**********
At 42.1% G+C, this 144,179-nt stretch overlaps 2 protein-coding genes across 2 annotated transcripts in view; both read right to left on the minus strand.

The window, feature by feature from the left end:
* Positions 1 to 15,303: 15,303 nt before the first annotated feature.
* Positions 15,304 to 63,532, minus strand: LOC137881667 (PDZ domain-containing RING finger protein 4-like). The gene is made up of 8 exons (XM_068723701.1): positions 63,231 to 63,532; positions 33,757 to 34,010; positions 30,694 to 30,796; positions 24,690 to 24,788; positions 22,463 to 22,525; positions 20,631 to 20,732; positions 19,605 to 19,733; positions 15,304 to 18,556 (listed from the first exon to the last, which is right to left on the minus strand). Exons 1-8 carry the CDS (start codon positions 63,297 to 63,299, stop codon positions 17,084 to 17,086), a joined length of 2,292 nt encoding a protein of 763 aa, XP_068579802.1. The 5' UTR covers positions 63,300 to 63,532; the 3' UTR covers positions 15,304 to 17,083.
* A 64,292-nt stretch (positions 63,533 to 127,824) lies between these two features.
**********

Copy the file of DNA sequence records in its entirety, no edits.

At 42.1% G+C, this 144,179-nt stretch overlaps 2 protein-coding genes across 2 annotated transcripts in view; both read right to left on the minus strand.

The window, feature by feature from the left end:
* Positions 1 to 15,303: 15,303 nt before the first annotated feature.
* Positions 15,304 to 63,532, minus strand: LOC137881667 (PDZ domain-containing RING finger protein 4-like). The gene is made up of 8 exons (XM_068723701.1): positions 63,231 to 63,532; positions 33,757 to 34,010; positions 30,694 to 30,796; positions 24,690 to 24,788; positions 22,463 to 22,525; positions 20,631 to 20,732; positions 19,605 to 19,733; positions 15,304 to 18,556 (listed from the first exon to the last, which is right to left on the minus strand). Exons 1-8 carry the CDS (start codon positions 63,297 to 63,299, stop codon positions 17,084 to 17,086), a joined length of 2,292 nt encoding a protein of 763 aa, XP_068579802.1. The 5' UTR covers positions 63,300 to 63,532; the 3' UTR covers positions 15,304 to 17,083.
* A 64,292-nt stretch (positions 63,533 to 127,824) lies between these two features.